And yet, in this situation eventually your new developer does spend a substantial amount of time dealing with infrastructure before getting anywhere. And this is, overally, where the REST/HATEOAS approach starts being interesting. All this given, your world’s pretty straightforward – all you need is a browser, maybe something like cUrl or http-console and a fundamental understanding of how HTTP works. And you need some sort of entry point, an “initial resource” to work with. And then – you’re almost ready to go:
- Starting with your “initial” resource (which, in our case, happens to be a representation of a “project”), you are able to literally “browse” a web of data and, this way, explore how things are linked together. You’ll see the project referring to a collection of documents, to a set of users, you’ll see each user referring to a couple of orders and “submitted” documents, you’ll see each document referring to a bunch of different versions and in each version to possibly a bunch of different data files.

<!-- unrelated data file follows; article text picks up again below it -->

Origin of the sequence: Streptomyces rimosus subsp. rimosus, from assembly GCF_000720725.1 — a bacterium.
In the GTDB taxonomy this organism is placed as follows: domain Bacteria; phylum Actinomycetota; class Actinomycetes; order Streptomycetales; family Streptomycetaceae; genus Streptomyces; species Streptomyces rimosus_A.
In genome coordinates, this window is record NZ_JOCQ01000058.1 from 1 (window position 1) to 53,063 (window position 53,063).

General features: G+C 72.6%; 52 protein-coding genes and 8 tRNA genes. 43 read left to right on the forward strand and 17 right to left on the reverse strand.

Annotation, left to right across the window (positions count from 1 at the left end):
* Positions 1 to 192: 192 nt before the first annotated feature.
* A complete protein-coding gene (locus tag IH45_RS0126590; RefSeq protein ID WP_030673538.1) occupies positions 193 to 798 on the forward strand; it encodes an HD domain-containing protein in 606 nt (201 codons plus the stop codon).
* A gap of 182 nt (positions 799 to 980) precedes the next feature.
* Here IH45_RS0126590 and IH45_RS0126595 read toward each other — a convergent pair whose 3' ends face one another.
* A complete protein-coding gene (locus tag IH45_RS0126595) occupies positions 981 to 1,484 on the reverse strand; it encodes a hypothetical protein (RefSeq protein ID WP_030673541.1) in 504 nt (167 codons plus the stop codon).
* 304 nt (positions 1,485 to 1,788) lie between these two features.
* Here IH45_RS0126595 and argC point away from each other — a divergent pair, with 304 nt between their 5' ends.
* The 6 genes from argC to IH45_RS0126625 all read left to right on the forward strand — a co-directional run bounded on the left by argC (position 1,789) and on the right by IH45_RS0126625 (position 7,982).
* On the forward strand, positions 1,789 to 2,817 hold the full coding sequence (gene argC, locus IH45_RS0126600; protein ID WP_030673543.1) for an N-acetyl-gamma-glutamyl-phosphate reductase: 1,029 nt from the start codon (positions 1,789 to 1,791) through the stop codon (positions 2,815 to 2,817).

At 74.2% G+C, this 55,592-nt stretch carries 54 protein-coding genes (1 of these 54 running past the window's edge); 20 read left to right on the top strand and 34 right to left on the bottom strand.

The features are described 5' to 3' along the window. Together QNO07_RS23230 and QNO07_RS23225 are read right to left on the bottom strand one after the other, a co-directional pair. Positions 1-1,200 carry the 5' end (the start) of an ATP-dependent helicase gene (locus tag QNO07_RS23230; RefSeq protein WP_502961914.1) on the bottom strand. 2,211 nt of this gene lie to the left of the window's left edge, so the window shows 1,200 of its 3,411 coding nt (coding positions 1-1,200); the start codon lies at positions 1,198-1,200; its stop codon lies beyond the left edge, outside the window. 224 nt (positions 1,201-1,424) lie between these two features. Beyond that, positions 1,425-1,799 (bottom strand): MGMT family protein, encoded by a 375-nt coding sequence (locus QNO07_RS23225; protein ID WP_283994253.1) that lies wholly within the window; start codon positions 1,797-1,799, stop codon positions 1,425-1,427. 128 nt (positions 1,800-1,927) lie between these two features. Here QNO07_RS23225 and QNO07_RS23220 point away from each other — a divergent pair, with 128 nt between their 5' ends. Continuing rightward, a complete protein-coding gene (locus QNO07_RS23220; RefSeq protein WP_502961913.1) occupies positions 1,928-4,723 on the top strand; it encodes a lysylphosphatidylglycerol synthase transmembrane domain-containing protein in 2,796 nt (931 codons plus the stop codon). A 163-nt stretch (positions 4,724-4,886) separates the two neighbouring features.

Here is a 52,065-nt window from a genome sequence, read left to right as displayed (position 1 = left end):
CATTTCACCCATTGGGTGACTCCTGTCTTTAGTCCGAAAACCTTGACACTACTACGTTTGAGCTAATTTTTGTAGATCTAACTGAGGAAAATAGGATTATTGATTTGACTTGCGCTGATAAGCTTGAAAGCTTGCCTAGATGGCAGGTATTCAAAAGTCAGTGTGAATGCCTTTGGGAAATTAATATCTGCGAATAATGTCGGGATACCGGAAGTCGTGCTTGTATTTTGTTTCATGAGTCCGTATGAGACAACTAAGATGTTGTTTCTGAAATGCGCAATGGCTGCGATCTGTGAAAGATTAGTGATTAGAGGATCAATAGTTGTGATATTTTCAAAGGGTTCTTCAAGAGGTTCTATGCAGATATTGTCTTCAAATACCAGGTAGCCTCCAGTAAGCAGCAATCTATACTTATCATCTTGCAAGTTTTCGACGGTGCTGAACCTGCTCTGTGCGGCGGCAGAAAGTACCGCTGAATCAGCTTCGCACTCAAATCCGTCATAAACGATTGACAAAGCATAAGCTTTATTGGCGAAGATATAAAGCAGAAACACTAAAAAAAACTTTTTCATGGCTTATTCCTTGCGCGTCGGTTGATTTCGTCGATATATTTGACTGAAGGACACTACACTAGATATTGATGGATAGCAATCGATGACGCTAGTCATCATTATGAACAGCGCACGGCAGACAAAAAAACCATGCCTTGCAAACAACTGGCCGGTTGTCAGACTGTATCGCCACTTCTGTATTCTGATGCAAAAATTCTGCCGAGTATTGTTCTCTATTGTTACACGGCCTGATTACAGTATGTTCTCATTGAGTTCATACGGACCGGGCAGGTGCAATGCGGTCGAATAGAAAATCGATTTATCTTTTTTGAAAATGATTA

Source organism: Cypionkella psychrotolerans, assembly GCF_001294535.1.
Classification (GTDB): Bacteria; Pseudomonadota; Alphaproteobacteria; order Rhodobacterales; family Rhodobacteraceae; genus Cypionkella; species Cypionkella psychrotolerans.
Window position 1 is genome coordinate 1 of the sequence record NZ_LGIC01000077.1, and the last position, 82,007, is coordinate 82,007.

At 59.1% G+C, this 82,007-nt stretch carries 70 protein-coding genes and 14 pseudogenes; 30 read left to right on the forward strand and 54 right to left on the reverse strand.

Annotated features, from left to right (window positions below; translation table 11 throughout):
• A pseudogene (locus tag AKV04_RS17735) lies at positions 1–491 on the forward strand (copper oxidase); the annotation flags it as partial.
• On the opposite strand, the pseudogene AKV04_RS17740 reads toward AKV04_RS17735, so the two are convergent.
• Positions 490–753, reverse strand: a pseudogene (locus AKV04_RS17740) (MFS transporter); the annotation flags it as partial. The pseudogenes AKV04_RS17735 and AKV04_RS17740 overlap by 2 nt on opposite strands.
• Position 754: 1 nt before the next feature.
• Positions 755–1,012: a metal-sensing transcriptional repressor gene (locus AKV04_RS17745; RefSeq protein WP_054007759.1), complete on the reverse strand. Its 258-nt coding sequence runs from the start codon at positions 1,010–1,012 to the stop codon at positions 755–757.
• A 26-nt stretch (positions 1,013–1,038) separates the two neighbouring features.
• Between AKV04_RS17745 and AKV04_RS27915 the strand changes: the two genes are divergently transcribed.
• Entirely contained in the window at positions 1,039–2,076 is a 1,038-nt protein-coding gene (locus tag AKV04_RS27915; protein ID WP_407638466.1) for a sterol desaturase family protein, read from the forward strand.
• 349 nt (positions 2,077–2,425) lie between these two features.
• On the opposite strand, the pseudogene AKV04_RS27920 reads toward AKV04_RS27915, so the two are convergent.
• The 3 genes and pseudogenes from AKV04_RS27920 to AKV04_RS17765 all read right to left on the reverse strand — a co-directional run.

- Starting out browsing, most of what you will eventually do is using HTTP-GET for retrieving and viewing resources either manually or writing small scripts to explore things for you, not unlike “fetch object, extract any hyperlinks, fetch more objects”, ad infinitum. This way, you will either manually or programmatically start dealing with the structure of the resources you recieved, with the information they hold and the relationships between each of these resources, its direction and cardinality.
- Maybe, by then, you will start playing with HTTP
Content-Typeheaders, learning that different kind of server-sided data is represented in different ways. You’ll see a resource representing some sort of image in a database returning complex metadata while being requested in an
application/jsonrepresentation while returning the actual image file when asked to send
image/jpeg. You might even see a roughly drafted HTML form allowing for interacting (showing, navigating, posting/modifying) data entries via their representation accessing the resources using a browser while, at the same time, you get clean XML or JSON using a “programmatic” client.